Robert Rauschenberg, “Collection”, 1954-55, SFMOMA
The genre of the painting-relief/construction has been around for some time. Recently, however, this hybrid category has become more prominent, almost suggesting that, at a time when ‘pure’ painting struggles for relevance, the medium’s best chance of survival could depend on forming a coalition with the object.
There’s nothing very new about work in this category. Major exhibitions of Robert Rauschenberg and Jasper Johns, both at the Whitechapel in 1964, made an impressive case for merging the characteristics of two separate disciplines.[i] But the terms of the partnership favoured painting. Both artists developed their careers in the era of Abstract Expressionism and their gestural painting style derived its authority and confidence from that movement, even though they deployed it in a semi-satirical manner. Partial irony didn’t reduce the power of the painterly force that overwhelmed and absorbed the heterogeneous elements that their works contained.
The results were cluttered and palpable enough to be classed as ‘objects’, but they weren’t covered by the critique of literalism that the slightly later work of the minimalists received. Frank Stella’s paintings also manifested object-like tendencies but were exempt from this same criticism. Michael Fried argued that the pictorial activity of the ‘depicted’ shape, established their credentials as paintings by ‘defeating objecthood’.
“Manuel Osorio Manrique de Zuniga”, 1788.
At 70, I guess I typify the grisaille demographic that dominated the visitor numbers at the National Gallery’s show of Goya portraits. Goya’s an ‘old master’, safely beyond the reach of the contemporary agenda you might think, and in no need of approving or disapproving evaluation. With critical judgement suspended, the paintings should have offered an escape into the comparative certainties of the past, which is perhaps the main appeal of such exhibitions, especially for senior citizens. But while we might enjoy heritage excursions back into art history, the work itself has travelled in the other direction, into a future Goya never could have envisaged. The portraits arrive in our present, entering into our early 21st century culture, where, rather than being admired as a pleasurable anachronism, they present an unexpected challenge that tells us more about our times than a show of contemporary art would necessarily reveal.
I think what the Goya portraits tell the modern audience has to do with ‘experience’. Two connected definitions of experience are in play: Evidence for the first lies in the treatment of the faces, and for the second, in the clothes.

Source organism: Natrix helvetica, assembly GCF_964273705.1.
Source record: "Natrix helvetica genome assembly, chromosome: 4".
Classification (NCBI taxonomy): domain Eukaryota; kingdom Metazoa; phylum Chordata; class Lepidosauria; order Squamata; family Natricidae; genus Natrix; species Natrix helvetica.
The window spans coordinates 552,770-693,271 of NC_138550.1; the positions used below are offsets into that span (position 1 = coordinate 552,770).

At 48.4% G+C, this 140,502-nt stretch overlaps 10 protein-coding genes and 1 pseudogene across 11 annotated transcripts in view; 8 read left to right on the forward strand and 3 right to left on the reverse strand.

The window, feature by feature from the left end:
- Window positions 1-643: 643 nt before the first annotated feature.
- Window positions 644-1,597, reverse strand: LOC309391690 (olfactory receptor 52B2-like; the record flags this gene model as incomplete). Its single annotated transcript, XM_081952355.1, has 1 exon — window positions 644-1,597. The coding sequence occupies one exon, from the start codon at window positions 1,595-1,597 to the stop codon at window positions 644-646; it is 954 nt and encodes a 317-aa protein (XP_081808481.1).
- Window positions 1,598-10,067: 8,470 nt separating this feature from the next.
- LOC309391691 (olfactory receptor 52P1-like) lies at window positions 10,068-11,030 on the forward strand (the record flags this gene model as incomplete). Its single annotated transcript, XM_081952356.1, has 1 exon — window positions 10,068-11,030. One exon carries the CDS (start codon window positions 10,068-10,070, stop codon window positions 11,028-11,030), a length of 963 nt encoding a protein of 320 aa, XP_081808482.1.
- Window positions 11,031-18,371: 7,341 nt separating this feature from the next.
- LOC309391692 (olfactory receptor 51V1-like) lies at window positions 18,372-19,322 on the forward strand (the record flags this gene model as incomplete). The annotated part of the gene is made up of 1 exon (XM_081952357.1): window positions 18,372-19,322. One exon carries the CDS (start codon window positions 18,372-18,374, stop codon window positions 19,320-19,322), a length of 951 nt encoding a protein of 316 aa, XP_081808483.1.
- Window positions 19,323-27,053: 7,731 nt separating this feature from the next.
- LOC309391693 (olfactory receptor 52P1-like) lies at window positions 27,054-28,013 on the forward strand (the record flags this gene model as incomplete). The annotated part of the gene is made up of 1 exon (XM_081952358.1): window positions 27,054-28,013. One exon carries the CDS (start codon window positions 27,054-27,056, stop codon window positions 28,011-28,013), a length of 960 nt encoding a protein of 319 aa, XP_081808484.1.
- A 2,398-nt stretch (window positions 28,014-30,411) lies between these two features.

Jackson Pollock, “Out of the Web”, 1949
Palaces, Pollock and Pixar
Inside Out, the recent Pixar movie, contains a scene I found overwhelmingly, hysterically funny. The action is set mainly inside the mind of Riley, an eleven year old girl, which is occupied by five figures personifying her emotions – ‘Joy’, ‘Anger’, ‘Sadness’, ‘Disgust’ and ‘Fear’. In the scene, two characters, Joy and Riley’s ‘Imaginary Friend’, take a short cut through a region called ‘Abstract Thought’, despite clear warnings that they are entering a dangerous zone. As they travel through it, the processes of visual abstraction transform them. First their anatomy is fragmented and re-organised in a non-naturalistic formation, they lose volume and depth, their outline is simplified, they become flatter and flatter. Just at the point of extinction they reach the exit and their figurative integrity is restored.
The scene is a highly edited and compressed account of pictorial abstraction’s evolution, familiar from university art history modules on the subject. What’s interesting is the panic that overtakes the two characters as they approach pure abstraction, and the relief they feel when they return to their familiar pixel-based environment. Even as an abstract painter, I felt it difficult not to share this sense of relief.
Richard Diebenkorn, “Woman in Profile”, 1958, Oil on canvas, 68” X 59”. Image, with artist’s signature, from Dunn International catalogue, 1963.
Richard Diebenkorn’s Ocean Park series seems to have been initiated as a response to two paintings by Henri Matisse; View of Notre Dame and French Window at Collioure. Both date from 1914 but had never been exhibited before being included in a Matisse retrospective in 1966, organised by the University of California and shown in Los Angeles, Chicago and Boston, but not New York.[i] I want to argue that Diebenkorn recognised something important about these paintings. He saw that they introduced and valorised a particular pictorial economy, characterised by simple means and finite quantities.
Despite the difference in age, the works were similar to a kind of painting then being made in America. The same year Frank Stella’s Irregular Polygons and Barnett Newman’s Stations of the Cross series were also shown. Anyone who saw the three exhibitions would have faced an interesting triangulation; the Matisses, like the light from a new star arriving fifty years after the event, an ambitious late career statement from a major Abstract Expressionist and a set of unconventionally configured canvases from a 30 year old star of the New York art scene.
These coinciding exhibitions arguably constitute an important cultural moment, and one can imagine the impact on a sample viewer of the combined experience. It would be clear that the terms of a new pictorial economy had been constructed, validated and even historically provisioned, by obviously successful, high net worth examples. It would also have offered evidence for the possibilities of abstraction made under the auspices of this economy. What I want to suggest is that it is impossible to fully understand abstraction’s contemporary potential, and past achievements, without recovering this moment and absorbing an appreciation of the associated pictorial economy into our critical apparatus: So there.